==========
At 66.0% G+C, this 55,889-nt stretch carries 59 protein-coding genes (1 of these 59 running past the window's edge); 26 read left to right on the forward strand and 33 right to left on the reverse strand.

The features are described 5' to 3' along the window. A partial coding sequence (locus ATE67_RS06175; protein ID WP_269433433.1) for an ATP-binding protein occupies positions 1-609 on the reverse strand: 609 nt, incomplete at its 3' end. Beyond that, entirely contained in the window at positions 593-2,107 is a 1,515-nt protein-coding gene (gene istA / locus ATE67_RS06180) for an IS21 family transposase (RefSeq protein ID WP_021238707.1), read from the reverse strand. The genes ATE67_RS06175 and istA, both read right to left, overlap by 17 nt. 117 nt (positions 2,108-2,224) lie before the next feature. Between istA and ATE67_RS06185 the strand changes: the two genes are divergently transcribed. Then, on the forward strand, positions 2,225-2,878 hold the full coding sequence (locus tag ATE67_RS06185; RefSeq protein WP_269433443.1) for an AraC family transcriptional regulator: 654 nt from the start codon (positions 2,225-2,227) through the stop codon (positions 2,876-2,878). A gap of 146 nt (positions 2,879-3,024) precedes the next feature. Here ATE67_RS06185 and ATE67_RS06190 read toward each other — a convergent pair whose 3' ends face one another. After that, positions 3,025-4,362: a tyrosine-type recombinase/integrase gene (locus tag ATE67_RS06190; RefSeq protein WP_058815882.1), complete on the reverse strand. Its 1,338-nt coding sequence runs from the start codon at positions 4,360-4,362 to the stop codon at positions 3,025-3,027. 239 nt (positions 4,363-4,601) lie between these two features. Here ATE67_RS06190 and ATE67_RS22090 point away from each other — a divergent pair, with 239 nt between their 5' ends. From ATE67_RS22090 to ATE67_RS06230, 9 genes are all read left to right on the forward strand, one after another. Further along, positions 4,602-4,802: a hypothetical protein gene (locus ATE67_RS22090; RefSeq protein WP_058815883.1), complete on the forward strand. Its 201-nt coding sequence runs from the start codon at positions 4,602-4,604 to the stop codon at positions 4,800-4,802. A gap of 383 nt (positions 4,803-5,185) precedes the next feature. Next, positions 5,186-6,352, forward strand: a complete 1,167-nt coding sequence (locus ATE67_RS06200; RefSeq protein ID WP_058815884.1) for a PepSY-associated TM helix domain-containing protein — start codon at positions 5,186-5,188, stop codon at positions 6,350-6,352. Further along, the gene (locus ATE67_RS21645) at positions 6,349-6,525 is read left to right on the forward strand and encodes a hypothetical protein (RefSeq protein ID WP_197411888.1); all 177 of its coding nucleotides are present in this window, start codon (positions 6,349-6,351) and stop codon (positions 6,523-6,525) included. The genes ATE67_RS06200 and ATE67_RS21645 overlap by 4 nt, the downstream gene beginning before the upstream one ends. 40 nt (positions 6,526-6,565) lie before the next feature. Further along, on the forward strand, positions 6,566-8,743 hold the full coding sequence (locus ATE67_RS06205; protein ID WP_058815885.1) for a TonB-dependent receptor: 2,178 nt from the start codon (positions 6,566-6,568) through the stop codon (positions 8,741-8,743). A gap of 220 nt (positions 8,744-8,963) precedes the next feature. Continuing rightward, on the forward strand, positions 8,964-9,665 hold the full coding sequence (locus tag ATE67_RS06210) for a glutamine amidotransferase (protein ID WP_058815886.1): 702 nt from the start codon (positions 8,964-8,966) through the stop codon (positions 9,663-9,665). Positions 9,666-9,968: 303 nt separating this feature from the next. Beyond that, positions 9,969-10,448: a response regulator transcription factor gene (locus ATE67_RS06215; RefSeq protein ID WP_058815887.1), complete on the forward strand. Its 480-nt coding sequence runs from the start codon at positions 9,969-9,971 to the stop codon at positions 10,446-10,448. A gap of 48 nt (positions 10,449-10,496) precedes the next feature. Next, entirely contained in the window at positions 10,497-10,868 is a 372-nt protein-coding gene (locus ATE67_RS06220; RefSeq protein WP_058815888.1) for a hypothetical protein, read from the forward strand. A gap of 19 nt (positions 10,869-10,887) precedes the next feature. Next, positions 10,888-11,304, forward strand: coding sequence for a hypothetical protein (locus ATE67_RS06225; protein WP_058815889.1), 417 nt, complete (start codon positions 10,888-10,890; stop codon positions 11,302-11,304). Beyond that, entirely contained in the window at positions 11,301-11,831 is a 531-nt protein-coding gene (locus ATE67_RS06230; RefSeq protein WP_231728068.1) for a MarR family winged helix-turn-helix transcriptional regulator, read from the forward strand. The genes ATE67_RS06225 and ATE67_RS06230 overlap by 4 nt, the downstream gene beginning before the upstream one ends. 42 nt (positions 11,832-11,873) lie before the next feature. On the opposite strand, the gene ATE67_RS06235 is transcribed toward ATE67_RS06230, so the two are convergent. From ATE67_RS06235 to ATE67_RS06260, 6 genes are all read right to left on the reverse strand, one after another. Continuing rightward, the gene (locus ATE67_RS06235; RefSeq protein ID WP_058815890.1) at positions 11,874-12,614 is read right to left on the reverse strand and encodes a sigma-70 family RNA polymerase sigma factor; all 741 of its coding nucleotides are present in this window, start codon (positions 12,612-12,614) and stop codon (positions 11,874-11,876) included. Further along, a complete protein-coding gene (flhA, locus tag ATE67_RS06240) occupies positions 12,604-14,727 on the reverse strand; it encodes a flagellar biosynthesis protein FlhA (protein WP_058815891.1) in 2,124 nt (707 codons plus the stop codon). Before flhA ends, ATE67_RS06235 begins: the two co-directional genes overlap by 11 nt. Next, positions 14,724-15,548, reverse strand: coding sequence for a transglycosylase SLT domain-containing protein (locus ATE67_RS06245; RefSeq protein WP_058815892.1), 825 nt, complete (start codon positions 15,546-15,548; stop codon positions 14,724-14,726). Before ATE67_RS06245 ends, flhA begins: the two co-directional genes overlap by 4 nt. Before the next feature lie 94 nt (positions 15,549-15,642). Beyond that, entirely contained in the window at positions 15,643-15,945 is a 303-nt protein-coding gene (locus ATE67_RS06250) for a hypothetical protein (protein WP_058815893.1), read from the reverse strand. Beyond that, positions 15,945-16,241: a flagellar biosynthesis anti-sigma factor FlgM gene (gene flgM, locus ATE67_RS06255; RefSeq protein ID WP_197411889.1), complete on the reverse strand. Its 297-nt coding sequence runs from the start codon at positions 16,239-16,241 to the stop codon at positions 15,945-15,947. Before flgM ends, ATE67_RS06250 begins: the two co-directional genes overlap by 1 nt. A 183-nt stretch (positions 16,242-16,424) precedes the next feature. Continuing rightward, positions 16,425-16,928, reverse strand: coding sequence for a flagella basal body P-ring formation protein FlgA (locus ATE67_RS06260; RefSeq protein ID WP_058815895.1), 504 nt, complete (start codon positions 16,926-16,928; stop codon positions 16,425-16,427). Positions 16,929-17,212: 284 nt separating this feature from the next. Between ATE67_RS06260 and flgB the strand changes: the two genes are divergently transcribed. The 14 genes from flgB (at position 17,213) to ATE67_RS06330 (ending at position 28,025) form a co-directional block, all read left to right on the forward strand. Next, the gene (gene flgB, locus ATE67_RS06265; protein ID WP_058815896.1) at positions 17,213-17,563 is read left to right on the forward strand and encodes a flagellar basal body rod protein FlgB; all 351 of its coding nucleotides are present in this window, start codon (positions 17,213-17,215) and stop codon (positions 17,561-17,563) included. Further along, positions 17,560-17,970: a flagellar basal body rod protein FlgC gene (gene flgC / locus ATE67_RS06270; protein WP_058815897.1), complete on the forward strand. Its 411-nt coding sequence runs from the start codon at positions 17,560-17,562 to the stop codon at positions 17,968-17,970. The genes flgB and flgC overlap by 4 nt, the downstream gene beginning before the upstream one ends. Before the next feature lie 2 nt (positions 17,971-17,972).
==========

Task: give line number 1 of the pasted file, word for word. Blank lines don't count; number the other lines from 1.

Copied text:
At 66.0% G+C, this 55,889-nt stretch carries 59 protein-coding genes (1 of these 59 running past the window's edge); 26 read left to right on the forward strand and 33 right to left on the reverse strand.